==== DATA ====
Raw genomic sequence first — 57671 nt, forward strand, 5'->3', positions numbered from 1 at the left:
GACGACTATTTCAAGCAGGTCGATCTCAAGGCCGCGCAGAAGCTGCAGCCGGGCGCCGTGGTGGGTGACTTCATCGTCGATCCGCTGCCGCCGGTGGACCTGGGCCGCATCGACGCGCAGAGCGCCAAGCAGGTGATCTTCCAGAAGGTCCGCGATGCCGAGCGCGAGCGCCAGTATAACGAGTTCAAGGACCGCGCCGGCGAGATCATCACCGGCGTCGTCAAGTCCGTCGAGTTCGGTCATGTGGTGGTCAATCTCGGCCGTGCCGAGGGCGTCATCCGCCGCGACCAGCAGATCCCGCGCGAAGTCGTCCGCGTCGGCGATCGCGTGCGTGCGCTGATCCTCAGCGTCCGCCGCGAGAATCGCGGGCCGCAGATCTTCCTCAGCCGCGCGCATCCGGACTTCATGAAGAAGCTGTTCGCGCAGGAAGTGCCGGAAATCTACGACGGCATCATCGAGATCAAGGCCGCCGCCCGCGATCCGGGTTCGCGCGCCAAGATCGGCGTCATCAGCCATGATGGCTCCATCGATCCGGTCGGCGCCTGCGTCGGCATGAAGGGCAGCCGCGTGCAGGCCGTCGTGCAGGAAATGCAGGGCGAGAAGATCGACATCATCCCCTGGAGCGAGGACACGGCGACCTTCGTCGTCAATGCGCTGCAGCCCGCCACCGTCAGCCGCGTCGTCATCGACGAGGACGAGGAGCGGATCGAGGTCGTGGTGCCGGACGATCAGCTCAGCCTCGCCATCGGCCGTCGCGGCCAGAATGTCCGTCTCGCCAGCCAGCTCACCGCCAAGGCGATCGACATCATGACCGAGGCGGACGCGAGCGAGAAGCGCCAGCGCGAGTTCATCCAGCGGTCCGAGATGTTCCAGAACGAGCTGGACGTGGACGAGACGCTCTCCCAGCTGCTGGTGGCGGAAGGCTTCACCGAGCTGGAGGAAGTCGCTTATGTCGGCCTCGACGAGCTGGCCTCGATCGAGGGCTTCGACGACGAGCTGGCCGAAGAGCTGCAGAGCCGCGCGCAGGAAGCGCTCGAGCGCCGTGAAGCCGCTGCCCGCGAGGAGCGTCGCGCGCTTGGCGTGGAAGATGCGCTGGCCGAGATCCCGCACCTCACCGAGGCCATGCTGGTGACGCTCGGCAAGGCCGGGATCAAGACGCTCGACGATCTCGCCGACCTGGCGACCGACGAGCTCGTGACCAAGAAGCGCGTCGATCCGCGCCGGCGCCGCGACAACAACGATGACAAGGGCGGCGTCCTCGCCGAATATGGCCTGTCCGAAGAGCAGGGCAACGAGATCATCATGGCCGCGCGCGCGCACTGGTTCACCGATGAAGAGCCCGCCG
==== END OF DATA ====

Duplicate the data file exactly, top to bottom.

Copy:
Raw genomic sequence first — 57671 nt, forward strand, 5'->3', positions numbered from 1 at the left:
GACGACTATTTCAAGCAGGTCGATCTCAAGGCCGCGCAGAAGCTGCAGCCGGGCGCCGTGGTGGGTGACTTCATCGTCGATCCGCTGCCGCCGGTGGACCTGGGCCGCATCGACGCGCAGAGCGCCAAGCAGGTGATCTTCCAGAAGGTCCGCGATGCCGAGCGCGAGCGCCAGTATAACGAGTTCAAGGACCGCGCCGGCGAGATCATCACCGGCGTCGTCAAGTCCGTCGAGTTCGGTCATGTGGTGGTCAATCTCGGCCGTGCCGAGGGCGTCATCCGCCGCGACCAGCAGATCCCGCGCGAAGTCGTCCGCGTCGGCGATCGCGTGCGTGCGCTGATCCTCAGCGTCCGCCGCGAGAATCGCGGGCCGCAGATCTTCCTCAGCCGCGCGCATCCGGACTTCATGAAGAAGCTGTTCGCGCAGGAAGTGCCGGAAATCTACGACGGCATCATCGAGATCAAGGCCGCCGCCCGCGATCCGGGTTCGCGCGCCAAGATCGGCGTCATCAGCCATGATGGCTCCATCGATCCGGTCGGCGCCTGCGTCGGCATGAAGGGCAGCCGCGTGCAGGCCGTCGTGCAGGAAATGCAGGGCGAGAAGATCGACATCATCCCCTGGAGCGAGGACACGGCGACCTTCGTCGTCAATGCGCTGCAGCCCGCCACCGTCAGCCGCGTCGTCATCGACGAGGACGAGGAGCGGATCGAGGTCGTGGTGCCGGACGATCAGCTCAGCCTCGCCATCGGCCGTCGCGGCCAGAATGTCCGTCTCGCCAGCCAGCTCACCGCCAAGGCGATCGACATCATGACCGAGGCGGACGCGAGCGAGAAGCGCCAGCGCGAGTTCATCCAGCGGTCCGAGATGTTCCAGAACGAGCTGGACGTGGACGAGACGCTCTCCCAGCTGCTGGTGGCGGAAGGCTTCACCGAGCTGGAGGAAGTCGCTTATGTCGGCCTCGACGAGCTGGCCTCGATCGAGGGCTTCGACGACGAGCTGGCCGAAGAGCTGCAGAGCCGCGCGCAGGAAGCGCTCGAGCGCCGTGAAGCCGCTGCCCGCGAGGAGCGTCGCGCGCTTGGCGTGGAAGATGCGCTGGCCGAGATCCCGCACCTCACCGAGGCCATGCTGGTGACGCTCGGCAAGGCCGGGATCAAGACGCTCGACGATCTCGCCGACCTGGCGACCGACGAGCTCGTGACCAAGAAGCGCGTCGATCCGCGCCGGCGCCGCGACAACAACGATGACAAGGGCGGCGTCCTCGCCGAATATGGCCTGTCCGAAGAGCAGGGCAACGAGATCATCATGGCCGCGCGCGCGCACTGGTTCACCGATGAAGAGCCCGCCG